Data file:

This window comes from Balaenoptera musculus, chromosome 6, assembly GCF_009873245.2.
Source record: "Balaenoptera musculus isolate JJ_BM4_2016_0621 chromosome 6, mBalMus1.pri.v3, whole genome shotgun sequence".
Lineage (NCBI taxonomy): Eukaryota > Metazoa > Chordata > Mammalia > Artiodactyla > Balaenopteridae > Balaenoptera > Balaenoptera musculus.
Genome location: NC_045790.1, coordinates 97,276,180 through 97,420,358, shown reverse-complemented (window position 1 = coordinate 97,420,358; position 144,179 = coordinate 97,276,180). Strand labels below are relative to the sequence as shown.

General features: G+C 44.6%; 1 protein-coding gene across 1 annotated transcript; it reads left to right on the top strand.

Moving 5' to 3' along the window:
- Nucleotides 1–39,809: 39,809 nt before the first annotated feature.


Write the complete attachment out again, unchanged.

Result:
This window comes from Balaenoptera musculus, chromosome 6, assembly GCF_009873245.2.
Source record: "Balaenoptera musculus isolate JJ_BM4_2016_0621 chromosome 6, mBalMus1.pri.v3, whole genome shotgun sequence".
Lineage (NCBI taxonomy): Eukaryota > Metazoa > Chordata > Mammalia > Artiodactyla > Balaenopteridae > Balaenoptera > Balaenoptera musculus.
Genome location: NC_045790.1, coordinates 97,276,180 through 97,420,358, shown reverse-complemented (window position 1 = coordinate 97,420,358; position 144,179 = coordinate 97,276,180). Strand labels below are relative to the sequence as shown.

General features: G+C 44.6%; 1 protein-coding gene across 1 annotated transcript; it reads left to right on the top strand.

Moving 5' to 3' along the window:
- Nucleotides 1–39,809: 39,809 nt before the first annotated feature.